February 13, 2015 report
Study identifies two biomarkers for lack of sleep
(Phys.org)—Ideally, we would get the appropriate amount of sleep to keep our bodies healthy, but in our modern society things like jet lag, extended work hours, or using electronic devices cause disruptions in our sleep/wake cycle often leading to fewer hours of quality sleep. Most people suffer from chronic sleep restriction rather than complete deprivation, but there are very few studies that explore the effects of sleep restriction. Amita Sahgal and Aalim Weljie from the University of Pennsylvania and Peter Meerlo, from the University of Groningen in The Netherlands, investigated at how chronic sleep restriction affects the body's metabolic processes. Their work is published in the Proceedings of the National Academy of Sciences.
Recent studies have shown that lack of sleep may be a culprit for increased risks of several health issues including obesity, heart disease, and diabetes. One theory is that sleep deprivation causes metabolic changes including changes in the brain's metabolic pathway. Sehgal, et al found two metabolites common in both rats and humans that change after chronic sleep restriction, oxalic acid and diacylglycerol 36:3. Both are byproducts of two different metabolic processes, but behave similarly when rats or humans lack sleep.
For the human subjects and the rat models, a baseline reading of blood metabolite content was taken after a 12-hour fast and eight to 10 hours of sleep. Then, both groups were subjected to five days of sleep that was restricted to four hours per night. Blood was taken after one night to test acute sleep restriction and taken after five nights to test chronic sleep restriction. Finally, blood was taken after a "recovery" night of eight to 10 hours of sleep to see if the metabolic profile returned to baseline levels.
While there was variation in metabolite composition between humans and rats, both showed an increase in phospholipids after acute and chronic sleep restriction. The particular phospholipids varied between the two, but indicated that under restricted sleep, the metabolic processes are operating in an oxidative environment. Both rats and humans showed a distinct decrease in oxalic acid and diacylglycerol 36:3 levels. Additionally, both showed a return to baseline levels for most, but not all, metabolites after a recovery night.
The reasons for reduced oxalic acid levels are likely from reduced synthesis or increased gut microbiota processing, and not from dietary intake. It is unclear why diacylglycerol levels are reduced in both humans and rats. Even though more studies are needed to determine why these levels decrease in both humans and rats, because oxalic acid and diacylglycerol 36:3 responded similarly in both species, they can serve as biomarkers for sleep loss.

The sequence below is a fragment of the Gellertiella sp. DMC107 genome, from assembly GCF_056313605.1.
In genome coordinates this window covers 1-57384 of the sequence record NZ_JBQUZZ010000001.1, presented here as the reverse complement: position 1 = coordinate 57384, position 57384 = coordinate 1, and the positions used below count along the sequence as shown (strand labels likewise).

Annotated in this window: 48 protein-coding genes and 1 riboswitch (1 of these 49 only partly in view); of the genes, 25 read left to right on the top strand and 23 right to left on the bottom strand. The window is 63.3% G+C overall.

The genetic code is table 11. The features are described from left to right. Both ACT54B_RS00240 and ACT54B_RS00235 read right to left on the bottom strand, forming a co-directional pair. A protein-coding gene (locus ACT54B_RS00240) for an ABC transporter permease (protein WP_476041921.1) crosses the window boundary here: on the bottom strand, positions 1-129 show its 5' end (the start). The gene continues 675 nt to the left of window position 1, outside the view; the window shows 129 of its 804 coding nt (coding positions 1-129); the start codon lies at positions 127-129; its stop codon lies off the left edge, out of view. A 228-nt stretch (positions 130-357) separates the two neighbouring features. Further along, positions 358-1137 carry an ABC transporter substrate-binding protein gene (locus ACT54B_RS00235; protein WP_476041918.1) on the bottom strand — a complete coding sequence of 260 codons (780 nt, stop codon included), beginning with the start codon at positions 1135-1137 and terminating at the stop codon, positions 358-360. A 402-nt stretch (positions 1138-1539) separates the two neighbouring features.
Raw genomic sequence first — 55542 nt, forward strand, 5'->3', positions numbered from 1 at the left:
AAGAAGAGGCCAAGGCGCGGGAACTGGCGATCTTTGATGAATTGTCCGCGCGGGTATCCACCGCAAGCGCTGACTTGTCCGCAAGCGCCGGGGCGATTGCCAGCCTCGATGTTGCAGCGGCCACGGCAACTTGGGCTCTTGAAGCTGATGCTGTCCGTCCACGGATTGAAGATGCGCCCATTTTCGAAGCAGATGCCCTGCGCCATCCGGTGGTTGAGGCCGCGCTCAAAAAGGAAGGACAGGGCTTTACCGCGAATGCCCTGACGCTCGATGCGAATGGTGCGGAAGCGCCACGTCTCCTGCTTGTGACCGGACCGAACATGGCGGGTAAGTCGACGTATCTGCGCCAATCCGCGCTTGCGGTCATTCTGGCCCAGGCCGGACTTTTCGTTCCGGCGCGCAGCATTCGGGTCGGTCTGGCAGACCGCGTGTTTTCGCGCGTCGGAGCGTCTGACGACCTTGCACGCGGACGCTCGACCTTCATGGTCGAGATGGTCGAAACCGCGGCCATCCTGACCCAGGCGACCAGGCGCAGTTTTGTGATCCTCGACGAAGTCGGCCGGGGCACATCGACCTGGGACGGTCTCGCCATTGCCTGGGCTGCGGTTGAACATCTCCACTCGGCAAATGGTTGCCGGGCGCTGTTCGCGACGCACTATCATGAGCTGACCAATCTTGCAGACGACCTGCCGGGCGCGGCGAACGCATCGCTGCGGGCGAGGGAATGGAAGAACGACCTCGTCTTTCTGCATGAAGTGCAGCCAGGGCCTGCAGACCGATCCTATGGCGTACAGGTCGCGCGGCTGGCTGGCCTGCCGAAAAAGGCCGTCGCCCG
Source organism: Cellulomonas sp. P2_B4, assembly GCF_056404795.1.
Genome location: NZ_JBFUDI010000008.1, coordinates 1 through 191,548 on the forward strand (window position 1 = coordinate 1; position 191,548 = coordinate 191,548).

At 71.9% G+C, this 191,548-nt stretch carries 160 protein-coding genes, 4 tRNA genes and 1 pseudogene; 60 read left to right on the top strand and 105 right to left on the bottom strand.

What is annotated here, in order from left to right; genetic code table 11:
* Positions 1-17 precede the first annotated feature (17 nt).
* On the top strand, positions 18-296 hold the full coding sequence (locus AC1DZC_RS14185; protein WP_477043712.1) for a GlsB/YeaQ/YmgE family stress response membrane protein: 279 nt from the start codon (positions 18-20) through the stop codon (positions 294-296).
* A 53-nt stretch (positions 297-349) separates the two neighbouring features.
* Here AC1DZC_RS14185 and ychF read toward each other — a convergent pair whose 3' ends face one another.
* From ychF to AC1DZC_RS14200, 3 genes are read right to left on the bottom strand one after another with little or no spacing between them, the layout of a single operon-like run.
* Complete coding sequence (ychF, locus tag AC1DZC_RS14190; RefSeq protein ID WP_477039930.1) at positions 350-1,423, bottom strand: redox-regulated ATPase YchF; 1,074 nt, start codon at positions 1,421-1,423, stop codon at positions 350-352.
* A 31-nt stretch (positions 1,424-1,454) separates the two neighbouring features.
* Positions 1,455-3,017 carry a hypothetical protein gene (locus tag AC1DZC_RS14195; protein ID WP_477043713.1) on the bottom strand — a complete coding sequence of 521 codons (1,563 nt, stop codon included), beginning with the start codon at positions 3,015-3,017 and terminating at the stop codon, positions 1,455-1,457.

Other results were species specific. After chronic sleep restriction, the rats had indicators of oxidative stress, which is due to the buildup of oxidants that are typically removed after sleeping, but humans did not show oxidative stress after four hours of sleep per night. Prior studies had shown that completely sleep deprived, humans showed signs of oxidative stress. This suggests that humans may be able to counteract the effects of oxidative stress with less sleep more easily than rats. The human subjects did show elevated levels of the amino acids, tryptophan and phenylalanine, both of which are precursors for neurotransmitter production, suggesting that amino acid metabolism is affected by sleep restriction.
This study elucidates some of the effects sleep restriction has on metabolic processes. Sleep restriction affects several different processes in the body and chronic sleep restriction likely induces an oxidative environment. Additionally, two biomarkers were found that can aid in further studies.
Sleep is an essential biological process that is thought to have a critical role in metabolic regulation. In humans, reduced sleep duration has been associated with risk for metabolic disorders, including weight gain, diabetes, obesity, and cardiovascular disease. However, our understanding of the molecular mechanisms underlying effects of sleep loss is only in its nascent stages. In this study we used rat and human models to simulate modern-day conditions of restricted sleep and addressed cross-species consequences via comprehensive metabolite profiling. Serum from sleep-restricted rats was analyzed using polar and nonpolar methods in two independent datasets (n = 10 per study, 3,380 measured features, 407 identified). A total of 38 features were changed across independent experiments, with the majority classified as lipids (18 from 28 identified). In a parallel human study, 92 metabolites were identified as potentially significant, with the majority also classified as lipids (32 of 37 identified). Intriguingly, two metabolites, oxalic acid and diacylglycerol 36:3, were robustly and quantitatively reduced in both species following sleep restriction, and recovered to near baseline levels after sleep restriction (P < 0.05, false-discovery rate < 0.2). Elevated phospholipids were also noted after sleep restriction in both species, as well as metabolites associated with an oxidizing environment. In addition, polar metabolites reflective of neurotransmitters, vitamin B3, and gut metabolism were elevated in sleep-restricted humans. These results are consistent with induction of peroxisome proliferator-activated receptors and disruptions of the circadian clock. The findings provide a potential link between known pathologies of reduced sleep duration and metabolic dysfunction, and potential biomarkers for sleep loss.
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